seven stories on Devon and Port

Brent Finnegan -- December 12th, 2007

As reported in the DNR November 16, and again today, construction on a seven-story apartment/retail building on the corner of Devon and Port Road is expected to begin soon.

Council voted 4-1 in favor of the new building, on the unanimous recommendation of the Planning Commission.

17 Responses to “seven stories on Devon and Port”

  1. finnegan says:

    From the comments on the DNR story, it looks like several people are upset that council approved this. But the high-density, mixed-use R-5 zoning which allows this building seems (to me) to fall in line with several of the objectives of the Valley Conservation Council:

    – The property is not farmland or battlefield
    – It’s building up, not out
    – It’s intended to reduce the impact of the car

    From the VCC website:

    Reducing the impact of the car means providing more transportation choice: sidewalks, trails, bikeways, and public transportation. It also means designing transporation facilities for people not just vehicles. Standards for highways, neighborhood streets, roads, bridges, parking lots, and other facilities should be reexamined to make them more human scale and community friendly.

    Harrisonburg Planning Commission Chairman Richard Baugh said in the Nov 16 DNR story that the development plan fits into the city’s stated plans for the area along Port Republic Road. I’m not sure exactly what that means.

    While much of the blame about traffic problems gets directed at developers and/or City Council (and sometimes that blame is warranted) I think it’s also incumbent upon the average city resident or JMU student to walk or bike instead of drive when possible. Why is everyone so bent on driving everywhere — regardless of the distance — especially in areas where there are bike lanes and sidewalks?

  2. John says:

    I know the answer to that question! It’s because we are generally a society of fat, lazy people. As an example, I see my neighbor across the street from my house DRIVE HIS CAR down the driveway TO GET THE NEWSPAPER in the morning. I also see him at Gold’s occasionally. Explain that. Anyway….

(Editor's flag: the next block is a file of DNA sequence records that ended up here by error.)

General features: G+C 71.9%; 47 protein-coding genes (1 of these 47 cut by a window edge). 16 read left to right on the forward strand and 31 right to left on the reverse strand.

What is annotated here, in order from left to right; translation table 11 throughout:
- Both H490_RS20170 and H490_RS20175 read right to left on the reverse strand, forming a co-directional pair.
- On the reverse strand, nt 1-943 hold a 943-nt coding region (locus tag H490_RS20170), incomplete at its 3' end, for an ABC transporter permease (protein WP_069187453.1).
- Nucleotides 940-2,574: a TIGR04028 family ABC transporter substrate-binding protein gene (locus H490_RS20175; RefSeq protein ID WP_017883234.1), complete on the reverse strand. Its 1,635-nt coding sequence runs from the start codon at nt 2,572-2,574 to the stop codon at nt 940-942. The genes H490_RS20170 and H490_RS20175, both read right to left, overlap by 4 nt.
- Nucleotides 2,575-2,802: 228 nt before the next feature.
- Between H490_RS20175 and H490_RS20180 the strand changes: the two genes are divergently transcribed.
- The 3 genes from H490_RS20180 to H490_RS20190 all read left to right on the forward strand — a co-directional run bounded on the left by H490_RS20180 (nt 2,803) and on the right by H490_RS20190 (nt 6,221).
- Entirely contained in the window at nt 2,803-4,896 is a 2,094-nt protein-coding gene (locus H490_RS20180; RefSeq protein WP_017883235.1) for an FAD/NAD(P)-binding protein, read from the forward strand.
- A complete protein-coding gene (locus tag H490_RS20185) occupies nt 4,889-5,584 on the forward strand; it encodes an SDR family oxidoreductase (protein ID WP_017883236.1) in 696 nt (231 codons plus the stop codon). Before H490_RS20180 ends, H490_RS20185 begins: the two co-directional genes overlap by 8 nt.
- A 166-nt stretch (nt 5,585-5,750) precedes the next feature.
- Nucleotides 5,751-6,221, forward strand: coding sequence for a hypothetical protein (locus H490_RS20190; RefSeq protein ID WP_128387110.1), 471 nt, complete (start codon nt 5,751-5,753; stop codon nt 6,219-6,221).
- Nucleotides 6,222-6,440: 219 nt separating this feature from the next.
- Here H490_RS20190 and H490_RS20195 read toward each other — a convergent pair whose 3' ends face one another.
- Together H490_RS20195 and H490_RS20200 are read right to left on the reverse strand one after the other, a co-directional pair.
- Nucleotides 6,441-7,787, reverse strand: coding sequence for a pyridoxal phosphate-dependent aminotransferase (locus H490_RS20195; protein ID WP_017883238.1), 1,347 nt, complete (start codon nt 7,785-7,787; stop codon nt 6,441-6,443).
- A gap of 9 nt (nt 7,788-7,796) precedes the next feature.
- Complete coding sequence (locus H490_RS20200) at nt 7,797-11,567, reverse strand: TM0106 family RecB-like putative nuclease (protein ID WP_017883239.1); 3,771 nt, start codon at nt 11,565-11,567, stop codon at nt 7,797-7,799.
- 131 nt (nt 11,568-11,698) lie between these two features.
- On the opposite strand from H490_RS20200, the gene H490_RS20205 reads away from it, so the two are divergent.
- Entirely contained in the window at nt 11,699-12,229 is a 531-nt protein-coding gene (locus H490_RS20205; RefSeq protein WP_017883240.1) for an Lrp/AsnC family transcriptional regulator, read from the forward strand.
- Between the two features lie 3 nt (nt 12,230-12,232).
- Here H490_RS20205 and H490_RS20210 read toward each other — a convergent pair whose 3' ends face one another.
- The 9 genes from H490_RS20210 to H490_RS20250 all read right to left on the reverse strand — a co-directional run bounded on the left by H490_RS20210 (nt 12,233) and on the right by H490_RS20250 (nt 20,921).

Traffic around here is NOTHING. I lived in Alexandria for years back in the 90’s — now THAT was traffic. Harrisonburgers think that 5 cars at a light is unbearable traffic.

    We’ve got a lot of new college students coming to town over the next few years. I think this is a great (partial) solution.

  3. David Miller says:


    I appreciate where you are coming from in your contrast of NVa’s and Harrisonburg’s traffic congestion. Here’s my perspective. I was born here. When my family moved onto Garber’s Church Road it was a one lane gravel road, now it is four lanes wide with traffic lights. The forest is now a golf course. 33 used to be 55, then 45 now 35 mph. Now with new and improved stoplights (my favorite is the one that is specifically designed to screw over through traffic and improve access to Sheetz on 33!). This is growth. I love the economic stability and opportunity of Harrisonburg. I intend to spend my whole life here (so far so good). I don’t like change but that’s too bad for me. It happens. My point is this; just understand where we are coming from when we moan about traffic. When I got my license in 1997 I was able to cross town in 7 minutes (I was kinda dorky and timed myself to test the most efficient ways of making it through town without speeding). Now that time has increase to 20-30 minutes (I no longer time myself, it would take to long and add to the frustration). So just understand where the frustration comes from.

  4. David Troyer says:

    Kind of on topic: Did anyone go to the public input meeting regarding expanding Port Republic to four lanes from the city limit’s to the new Hospital at Reservoir?

  5. Don says:

    David M., not so dorky. I used to have an “Eight Minute Rule”, where I would only date girls within eight minutes driving time of my home. Now adays that would limit my options to about five blocks.